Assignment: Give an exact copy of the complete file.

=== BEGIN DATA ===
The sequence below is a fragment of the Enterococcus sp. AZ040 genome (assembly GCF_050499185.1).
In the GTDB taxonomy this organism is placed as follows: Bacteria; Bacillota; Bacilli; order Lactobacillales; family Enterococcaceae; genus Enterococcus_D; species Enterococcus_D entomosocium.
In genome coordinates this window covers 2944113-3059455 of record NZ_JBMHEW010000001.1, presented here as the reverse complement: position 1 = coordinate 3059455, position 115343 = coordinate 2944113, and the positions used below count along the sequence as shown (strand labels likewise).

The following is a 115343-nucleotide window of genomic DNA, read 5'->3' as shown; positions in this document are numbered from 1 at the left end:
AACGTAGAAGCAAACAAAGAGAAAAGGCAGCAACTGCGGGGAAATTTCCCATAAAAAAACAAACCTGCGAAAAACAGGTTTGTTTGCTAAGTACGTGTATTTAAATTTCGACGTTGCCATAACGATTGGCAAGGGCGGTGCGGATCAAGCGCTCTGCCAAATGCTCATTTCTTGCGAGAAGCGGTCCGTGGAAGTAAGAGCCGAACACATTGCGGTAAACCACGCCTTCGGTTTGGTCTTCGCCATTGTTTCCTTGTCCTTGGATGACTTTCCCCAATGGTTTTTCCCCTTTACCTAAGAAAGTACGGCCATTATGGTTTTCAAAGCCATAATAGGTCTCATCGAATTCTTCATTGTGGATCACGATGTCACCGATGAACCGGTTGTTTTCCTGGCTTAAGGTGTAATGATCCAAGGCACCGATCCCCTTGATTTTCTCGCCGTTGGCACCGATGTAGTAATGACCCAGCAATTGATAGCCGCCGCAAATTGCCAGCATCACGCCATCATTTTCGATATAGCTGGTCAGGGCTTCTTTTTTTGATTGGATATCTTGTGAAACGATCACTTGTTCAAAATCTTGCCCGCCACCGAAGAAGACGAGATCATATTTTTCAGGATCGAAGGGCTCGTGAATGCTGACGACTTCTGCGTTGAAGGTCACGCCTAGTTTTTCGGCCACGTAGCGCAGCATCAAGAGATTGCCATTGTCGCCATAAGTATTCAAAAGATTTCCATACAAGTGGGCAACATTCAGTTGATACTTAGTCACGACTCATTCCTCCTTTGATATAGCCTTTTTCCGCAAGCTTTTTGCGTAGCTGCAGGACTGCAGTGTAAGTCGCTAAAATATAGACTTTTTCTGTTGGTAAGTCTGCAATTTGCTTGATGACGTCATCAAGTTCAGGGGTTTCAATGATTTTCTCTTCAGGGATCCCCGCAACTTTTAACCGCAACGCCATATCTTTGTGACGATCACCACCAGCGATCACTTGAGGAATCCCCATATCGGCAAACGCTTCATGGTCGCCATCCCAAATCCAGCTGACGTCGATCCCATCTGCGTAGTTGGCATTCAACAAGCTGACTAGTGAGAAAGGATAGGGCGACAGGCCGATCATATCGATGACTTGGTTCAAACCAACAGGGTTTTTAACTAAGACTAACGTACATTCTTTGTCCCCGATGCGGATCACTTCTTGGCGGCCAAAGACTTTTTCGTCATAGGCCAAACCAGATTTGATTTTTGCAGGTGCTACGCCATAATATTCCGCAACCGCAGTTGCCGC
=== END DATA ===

The sequence below is a fragment of the Enterococcus sp. AZ040 genome (assembly GCF_050499185.1).
In the GTDB taxonomy this organism is placed as follows: Bacteria; Bacillota; Bacilli; order Lactobacillales; family Enterococcaceae; genus Enterococcus_D; species Enterococcus_D entomosocium.
In genome coordinates this window covers 2944113-3059455 of record NZ_JBMHEW010000001.1, presented here as the reverse complement: position 1 = coordinate 3059455, position 115343 = coordinate 2944113, and the positions used below count along the sequence as shown (strand labels likewise).

The following is a 115343-nucleotide window of genomic DNA, read 5'->3' as shown; positions in this document are numbered from 1 at the left end:
AACGTAGAAGCAAACAAAGAGAAAAGGCAGCAACTGCGGGGAAATTTCCCATAAAAAAACAAACCTGCGAAAAACAGGTTTGTTTGCTAAGTACGTGTATTTAAATTTCGACGTTGCCATAACGATTGGCAAGGGCGGTGCGGATCAAGCGCTCTGCCAAATGCTCATTTCTTGCGAGAAGCGGTCCGTGGAAGTAAGAGCCGAACACATTGCGGTAAACCACGCCTTCGGTTTGGTCTTCGCCATTGTTTCCTTGTCCTTGGATGACTTTCCCCAATGGTTTTTCCCCTTTACCTAAGAAAGTACGGCCATTATGGTTTTCAAAGCCATAATAGGTCTCATCGAATTCTTCATTGTGGATCACGATGTCACCGATGAACCGGTTGTTTTCCTGGCTTAAGGTGTAATGATCCAAGGCACCGATCCCCTTGATTTTCTCGCCGTTGGCACCGATGTAGTAATGACCCAGCAATTGATAGCCGCCGCAAATTGCCAGCATCACGCCATCATTTTCGATATAGCTGGTCAGGGCTTCTTTTTTTGATTGGATATCTTGTGAAACGATCACTTGTTCAAAATCTTGCCCGCCACCGAAGAAGACGAGATCATATTTTTCAGGATCGAAGGGCTCGTGAATGCTGACGACTTCTGCGTTGAAGGTCACGCCTAGTTTTTCGGCCACGTAGCGCAGCATCAAGAGATTGCCATTGTCGCCATAAGTATTCAAAAGATTTCCATACAAGTGGGCAACATTCAGTTGATACTTAGTCACGACTCATTCCTCCTTTGATATAGCCTTTTTCCGCAAGCTTTTTGCGTAGCTGCAGGACTGCAGTGTAAGTCGCTAAAATATAGACTTTTTCTGTTGGTAAGTCTGCAATTTGCTTGATGACGTCATCAAGTTCAGGGGTTTCAATGATTTTCTCTTCAGGGATCCCCGCAACTTTTAACCGCAACGCCATATCTTTGTGACGATCACCACCAGCGATCACTTGAGGAATCCCCATATCGGCAAACGCTTCATGGTCGCCATCCCAAATCCAGCTGACGTCGATCCCATCTGCGTAGTTGGCATTCAACAAGCTGACTAGTGAGAAAGGATAGGGCGACAGGCCGATCATATCGATGACTTGGTTCAAACCAACAGGGTTTTTAACTAAGACTAACGTACATTCTTTGTCCCCGATGCGGATCACTTCTTGGCGGCCAAAGACTTTTTCGTCATAGGCCAAACCAGATTTGATTTTTGCAGGTGCTACGCCATAATATTCCGCAACCGCAGTTGCCGC